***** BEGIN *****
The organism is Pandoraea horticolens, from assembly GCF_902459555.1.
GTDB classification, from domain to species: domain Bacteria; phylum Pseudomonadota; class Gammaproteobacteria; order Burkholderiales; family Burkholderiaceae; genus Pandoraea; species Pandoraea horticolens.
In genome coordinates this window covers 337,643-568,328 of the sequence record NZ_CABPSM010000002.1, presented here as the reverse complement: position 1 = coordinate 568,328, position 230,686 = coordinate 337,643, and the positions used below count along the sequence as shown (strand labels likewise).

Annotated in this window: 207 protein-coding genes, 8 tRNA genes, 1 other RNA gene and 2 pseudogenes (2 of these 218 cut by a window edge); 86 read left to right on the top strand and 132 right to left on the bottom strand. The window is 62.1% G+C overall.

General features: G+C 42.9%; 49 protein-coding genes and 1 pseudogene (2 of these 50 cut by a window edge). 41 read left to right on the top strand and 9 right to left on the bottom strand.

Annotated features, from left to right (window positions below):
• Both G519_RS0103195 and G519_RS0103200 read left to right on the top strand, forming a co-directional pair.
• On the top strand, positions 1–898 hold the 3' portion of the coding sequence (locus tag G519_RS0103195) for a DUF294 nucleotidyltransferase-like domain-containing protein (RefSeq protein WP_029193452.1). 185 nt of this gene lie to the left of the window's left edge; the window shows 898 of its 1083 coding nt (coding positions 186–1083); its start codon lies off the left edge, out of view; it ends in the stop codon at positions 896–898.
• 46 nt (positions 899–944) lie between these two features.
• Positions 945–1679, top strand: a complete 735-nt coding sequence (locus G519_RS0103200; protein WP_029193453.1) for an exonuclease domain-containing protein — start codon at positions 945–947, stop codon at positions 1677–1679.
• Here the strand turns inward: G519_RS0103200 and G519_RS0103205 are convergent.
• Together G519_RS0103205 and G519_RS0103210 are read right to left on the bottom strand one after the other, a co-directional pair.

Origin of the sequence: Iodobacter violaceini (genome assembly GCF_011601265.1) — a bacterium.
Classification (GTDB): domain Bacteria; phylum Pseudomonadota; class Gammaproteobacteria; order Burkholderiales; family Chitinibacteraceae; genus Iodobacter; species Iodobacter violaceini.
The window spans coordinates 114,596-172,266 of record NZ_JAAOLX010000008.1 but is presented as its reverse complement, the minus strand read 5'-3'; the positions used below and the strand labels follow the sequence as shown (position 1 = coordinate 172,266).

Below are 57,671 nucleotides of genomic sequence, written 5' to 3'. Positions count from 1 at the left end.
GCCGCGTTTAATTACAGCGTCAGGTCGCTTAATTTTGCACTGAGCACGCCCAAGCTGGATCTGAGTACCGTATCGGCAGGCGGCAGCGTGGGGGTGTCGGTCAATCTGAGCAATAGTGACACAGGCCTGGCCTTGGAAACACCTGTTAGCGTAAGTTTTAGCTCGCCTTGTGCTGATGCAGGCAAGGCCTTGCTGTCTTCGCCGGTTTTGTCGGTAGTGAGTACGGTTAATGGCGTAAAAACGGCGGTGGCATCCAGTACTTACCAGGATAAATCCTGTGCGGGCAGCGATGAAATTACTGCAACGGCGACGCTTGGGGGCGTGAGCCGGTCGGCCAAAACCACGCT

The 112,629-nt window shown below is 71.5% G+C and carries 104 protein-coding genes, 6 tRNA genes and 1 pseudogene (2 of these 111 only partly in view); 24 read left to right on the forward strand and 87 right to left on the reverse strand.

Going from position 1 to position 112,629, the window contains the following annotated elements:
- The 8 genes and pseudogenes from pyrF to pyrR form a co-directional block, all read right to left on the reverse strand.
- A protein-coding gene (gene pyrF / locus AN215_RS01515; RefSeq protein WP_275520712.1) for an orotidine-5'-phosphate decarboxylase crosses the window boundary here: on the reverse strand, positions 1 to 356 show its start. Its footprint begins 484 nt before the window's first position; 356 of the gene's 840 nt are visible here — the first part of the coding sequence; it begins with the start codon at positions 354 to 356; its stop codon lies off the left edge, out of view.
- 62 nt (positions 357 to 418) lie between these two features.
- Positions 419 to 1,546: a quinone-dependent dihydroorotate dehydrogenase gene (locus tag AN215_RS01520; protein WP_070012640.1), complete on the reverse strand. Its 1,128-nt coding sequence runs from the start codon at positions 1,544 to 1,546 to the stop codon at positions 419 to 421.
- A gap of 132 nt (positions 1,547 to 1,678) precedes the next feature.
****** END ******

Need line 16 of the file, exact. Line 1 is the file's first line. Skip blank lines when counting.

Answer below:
Below are 57,671 nucleotides of genomic sequence, written 5' to 3'. Positions count from 1 at the left end.